Wayne Winegarden

Gas prices may have retreated from their recent peak, but they are still outrageously high.  More worrisome, current gas affordability levels (perhaps un-affordability level is more apt) may be just the beginning.  Gas prices may soon set new record highs, and it will not be due to China, India, or even OPEC.  Instead, as Walt Kelly once famously paraphrased, "We have met the enemy and he is us". 

The greatest risk to affordable gas prices in the future is the global warming policies being discussed by policy makers.  To see the relationship between ever-higher gas prices and global warming policies all we need is a basic understanding of economics and then simply “connect the facts”.

Fact number 1: High gas prices hurt our economy.  To anyone paying attention to the economic headlines of late, this fact is quite obvious.  Our recent experience clearly shows that when gas prices soar, people experience hardships. 

According to the U.S. Energy Information Administration the average price for all grades of gasoline in the U.S. in July was slightly over $4.11 per gallon – an all time inflation adjusted high.  Back in May 2008, gas prices were slightly lower: over $3.81 per gallon.

Not surprisingly the amount Americans drove in May 2008 (the latest data available) fell in response to the higher gasoline prices.  In May 2008 people drove 3.7% fewer miles compared to May 2007 when gasoline prices were a relatively affordable $3.18 a gallon.  In other words, when the price of gas increased, demand for gas decreased. 

The reduction in driving was not confined to May.  The total amount of miles driven by Americans peaked in October of 2007 and has been declining ever since.  Not surprisingly, the recent spike in gasoline prices to $3 - $4 a gallon began in October 2007.  But, the impacts from rising gas prices are not simply less gasoline usage.  Rising gasoline (and energy) prices have created negative economic impacts including:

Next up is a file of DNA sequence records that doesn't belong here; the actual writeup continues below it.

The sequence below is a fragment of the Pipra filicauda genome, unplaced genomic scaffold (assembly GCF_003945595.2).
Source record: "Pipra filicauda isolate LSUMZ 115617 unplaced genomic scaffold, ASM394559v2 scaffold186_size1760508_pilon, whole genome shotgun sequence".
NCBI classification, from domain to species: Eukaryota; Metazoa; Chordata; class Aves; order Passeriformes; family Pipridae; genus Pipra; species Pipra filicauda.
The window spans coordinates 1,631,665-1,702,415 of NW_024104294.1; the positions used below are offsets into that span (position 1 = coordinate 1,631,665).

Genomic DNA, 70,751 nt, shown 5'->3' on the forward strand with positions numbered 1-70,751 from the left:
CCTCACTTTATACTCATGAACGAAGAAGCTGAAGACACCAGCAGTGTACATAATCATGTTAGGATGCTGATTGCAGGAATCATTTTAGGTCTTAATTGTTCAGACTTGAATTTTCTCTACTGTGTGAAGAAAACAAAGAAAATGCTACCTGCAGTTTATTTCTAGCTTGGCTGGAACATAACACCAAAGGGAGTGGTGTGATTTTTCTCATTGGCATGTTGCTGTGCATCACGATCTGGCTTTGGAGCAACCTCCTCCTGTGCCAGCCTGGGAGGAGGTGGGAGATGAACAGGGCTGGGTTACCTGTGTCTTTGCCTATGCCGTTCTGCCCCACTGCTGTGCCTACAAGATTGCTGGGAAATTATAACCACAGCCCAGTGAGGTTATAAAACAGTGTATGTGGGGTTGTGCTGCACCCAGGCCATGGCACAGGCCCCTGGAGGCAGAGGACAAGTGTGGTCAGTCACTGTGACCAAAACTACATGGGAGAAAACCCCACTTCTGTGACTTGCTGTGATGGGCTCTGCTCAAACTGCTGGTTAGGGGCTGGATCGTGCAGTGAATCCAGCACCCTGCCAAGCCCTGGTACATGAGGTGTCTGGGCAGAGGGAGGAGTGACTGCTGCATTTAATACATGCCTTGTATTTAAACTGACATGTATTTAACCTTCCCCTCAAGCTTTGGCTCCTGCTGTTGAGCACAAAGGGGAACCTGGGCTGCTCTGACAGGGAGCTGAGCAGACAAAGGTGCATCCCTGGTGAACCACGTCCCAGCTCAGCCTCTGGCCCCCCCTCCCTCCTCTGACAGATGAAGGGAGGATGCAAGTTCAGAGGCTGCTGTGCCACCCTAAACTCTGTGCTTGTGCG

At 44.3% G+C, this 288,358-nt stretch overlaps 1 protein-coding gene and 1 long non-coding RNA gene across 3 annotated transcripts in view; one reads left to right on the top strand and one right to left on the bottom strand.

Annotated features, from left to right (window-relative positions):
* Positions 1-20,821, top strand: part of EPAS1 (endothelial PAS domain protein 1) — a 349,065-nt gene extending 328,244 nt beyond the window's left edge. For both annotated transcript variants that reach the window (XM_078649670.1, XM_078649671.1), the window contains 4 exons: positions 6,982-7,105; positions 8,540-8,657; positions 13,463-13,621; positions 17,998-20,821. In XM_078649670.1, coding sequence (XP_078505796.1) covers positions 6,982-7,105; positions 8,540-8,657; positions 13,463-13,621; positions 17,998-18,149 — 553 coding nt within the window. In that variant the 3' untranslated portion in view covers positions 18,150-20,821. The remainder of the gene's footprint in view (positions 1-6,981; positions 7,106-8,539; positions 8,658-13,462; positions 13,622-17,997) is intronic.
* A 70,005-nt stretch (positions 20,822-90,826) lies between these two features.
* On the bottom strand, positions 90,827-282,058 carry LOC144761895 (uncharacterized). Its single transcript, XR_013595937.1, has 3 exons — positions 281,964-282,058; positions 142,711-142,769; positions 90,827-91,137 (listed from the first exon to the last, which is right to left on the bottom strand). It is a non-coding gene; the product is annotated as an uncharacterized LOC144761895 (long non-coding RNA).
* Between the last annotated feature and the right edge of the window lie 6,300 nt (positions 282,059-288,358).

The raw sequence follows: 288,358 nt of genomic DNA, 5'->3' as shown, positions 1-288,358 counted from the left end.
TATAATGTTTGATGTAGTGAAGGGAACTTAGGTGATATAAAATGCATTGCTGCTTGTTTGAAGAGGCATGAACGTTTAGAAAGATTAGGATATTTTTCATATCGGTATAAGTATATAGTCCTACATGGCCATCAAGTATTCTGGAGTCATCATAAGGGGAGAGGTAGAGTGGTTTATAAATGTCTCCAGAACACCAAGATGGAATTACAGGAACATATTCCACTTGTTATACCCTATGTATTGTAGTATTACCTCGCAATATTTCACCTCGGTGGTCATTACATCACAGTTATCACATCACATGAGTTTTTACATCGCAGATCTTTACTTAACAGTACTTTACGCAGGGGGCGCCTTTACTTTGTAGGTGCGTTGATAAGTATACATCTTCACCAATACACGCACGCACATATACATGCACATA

·         Increased inflation – inflation is now rising at over 5.0% a year;

·         Reduced purchasing power of people’s wages – wages have increased only 3.1%, meaning that the cost of living is increasing at a faster rate than our ability to pay for these costs; and,

·         Increased overall unemployment – the economy has lost nearly a half million jobs since the beginning of 2008.

While the spike in gasoline prices does not explain all of our current economic troubles, they certainly have played a pivotal role.  The lesson is clear: rising gas prices harms the economy and diminishes our quality of life. 

Fact Number 2: Global warming activists and politicians want to dramatically reduce greenhouse gas emissions by decreasing the energy derived from fossil fuels such as gasoline and coal.  The global warming policies being discussed – such as “cap and trade” or energy taxes – reduce our greenhouse gas emissions by either explicitly or implicitly raising the price of fossil fuels.   Because 86% of our current energy use comes from fossil fuels (those energy sources that emit the largest amount of greenhouse gasses), these policies will raise the price of gasoline, home heating and cooling, and the myriad of other energy products we consume in our daily lives.

From a “global warming perspective”, such reductions are the desired outcome.  Our recent experience with high gas prices illustrates that when price goes up, demand goes down.  Ergo, when global warming policies raise the price of energy from fossil fuels, our use of fossil fuels will decline. 

Along the same lines, when global warming policies increase the cost of energy, our cost of living will soar, wages will stagnate, and unemployment will rise.  In short, our economy will decline and our nation will suffer.

However the damages to our standard of living from global warming policies will far exceed the economic costs we have just experienced with soaring gas prices.  As of June, gasoline prices were up 33.3% and overall energy costs were up 24.4%.  Global warming policies, such as the recently defeated Lieberman-Warner cap and trade proposal, have been estimated to increase gas prices by between 60% and 144%.  More stringent emissions caps would require even larger price increases. 

As the past several months have demonstrated, rising energy prices come with real costs that can neither be ignored nor wished away.  Should we implement global warming policies that do not mitigate these costs, there will be no one but ourselves to blame.


Wayne Winegarden

Wayne H. Winegarden Ph.D. is a partner in the firm Arduin, Laffer & Moore Econometrics.

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